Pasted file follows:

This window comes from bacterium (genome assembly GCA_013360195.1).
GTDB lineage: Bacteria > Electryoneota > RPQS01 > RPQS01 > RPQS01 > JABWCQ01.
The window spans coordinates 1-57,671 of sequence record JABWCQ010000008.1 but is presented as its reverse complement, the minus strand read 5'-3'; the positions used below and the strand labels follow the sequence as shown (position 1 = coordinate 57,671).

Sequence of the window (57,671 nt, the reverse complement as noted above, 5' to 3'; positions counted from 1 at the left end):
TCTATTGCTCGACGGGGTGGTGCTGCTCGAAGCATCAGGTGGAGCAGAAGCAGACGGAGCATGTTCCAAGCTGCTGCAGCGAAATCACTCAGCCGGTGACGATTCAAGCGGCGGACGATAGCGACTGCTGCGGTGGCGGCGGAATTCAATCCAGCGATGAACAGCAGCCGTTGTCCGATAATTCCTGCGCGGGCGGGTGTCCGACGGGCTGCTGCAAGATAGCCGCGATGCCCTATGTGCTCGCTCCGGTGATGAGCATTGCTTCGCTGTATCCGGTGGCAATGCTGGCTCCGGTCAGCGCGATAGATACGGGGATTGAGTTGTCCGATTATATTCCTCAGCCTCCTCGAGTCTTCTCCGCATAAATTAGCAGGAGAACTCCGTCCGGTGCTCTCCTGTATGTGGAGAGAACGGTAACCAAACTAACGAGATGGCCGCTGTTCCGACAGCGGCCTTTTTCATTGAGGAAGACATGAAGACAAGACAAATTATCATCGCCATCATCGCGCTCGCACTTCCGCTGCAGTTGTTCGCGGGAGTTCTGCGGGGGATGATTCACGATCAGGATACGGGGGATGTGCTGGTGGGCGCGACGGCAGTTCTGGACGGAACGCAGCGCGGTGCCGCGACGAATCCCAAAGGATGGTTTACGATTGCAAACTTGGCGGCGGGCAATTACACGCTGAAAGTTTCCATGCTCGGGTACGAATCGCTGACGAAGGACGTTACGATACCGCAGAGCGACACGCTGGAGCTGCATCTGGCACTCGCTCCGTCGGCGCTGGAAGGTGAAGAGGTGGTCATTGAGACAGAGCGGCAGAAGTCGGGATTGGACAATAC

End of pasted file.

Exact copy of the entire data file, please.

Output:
This window comes from bacterium (genome assembly GCA_013360195.1).
GTDB lineage: Bacteria > Electryoneota > RPQS01 > RPQS01 > RPQS01 > JABWCQ01.
The window spans coordinates 1-57,671 of sequence record JABWCQ010000008.1 but is presented as its reverse complement, the minus strand read 5'-3'; the positions used below and the strand labels follow the sequence as shown (position 1 = coordinate 57,671).

Sequence of the window (57,671 nt, the reverse complement as noted above, 5' to 3'; positions counted from 1 at the left end):
TCTATTGCTCGACGGGGTGGTGCTGCTCGAAGCATCAGGTGGAGCAGAAGCAGACGGAGCATGTTCCAAGCTGCTGCAGCGAAATCACTCAGCCGGTGACGATTCAAGCGGCGGACGATAGCGACTGCTGCGGTGGCGGCGGAATTCAATCCAGCGATGAACAGCAGCCGTTGTCCGATAATTCCTGCGCGGGCGGGTGTCCGACGGGCTGCTGCAAGATAGCCGCGATGCCCTATGTGCTCGCTCCGGTGATGAGCATTGCTTCGCTGTATCCGGTGGCAATGCTGGCTCCGGTCAGCGCGATAGATACGGGGATTGAGTTGTCCGATTATATTCCTCAGCCTCCTCGAGTCTTCTCCGCATAAATTAGCAGGAGAACTCCGTCCGGTGCTCTCCTGTATGTGGAGAGAACGGTAACCAAACTAACGAGATGGCCGCTGTTCCGACAGCGGCCTTTTTCATTGAGGAAGACATGAAGACAAGACAAATTATCATCGCCATCATCGCGCTCGCACTTCCGCTGCAGTTGTTCGCGGGAGTTCTGCGGGGGATGATTCACGATCAGGATACGGGGGATGTGCTGGTGGGCGCGACGGCAGTTCTGGACGGAACGCAGCGCGGTGCCGCGACGAATCCCAAAGGATGGTTTACGATTGCAAACTTGGCGGCGGGCAATTACACGCTGAAAGTTTCCATGCTCGGGTACGAATCGCTGACGAAGGACGTTACGATACCGCAGAGCGACACGCTGGAGCTGCATCTGGCACTCGCTCCGTCGGCGCTGGAAGGTGAAGAGGTGGTCATTGAGACAGAGCGGCAGAAGTCGGGATTGGACAATAC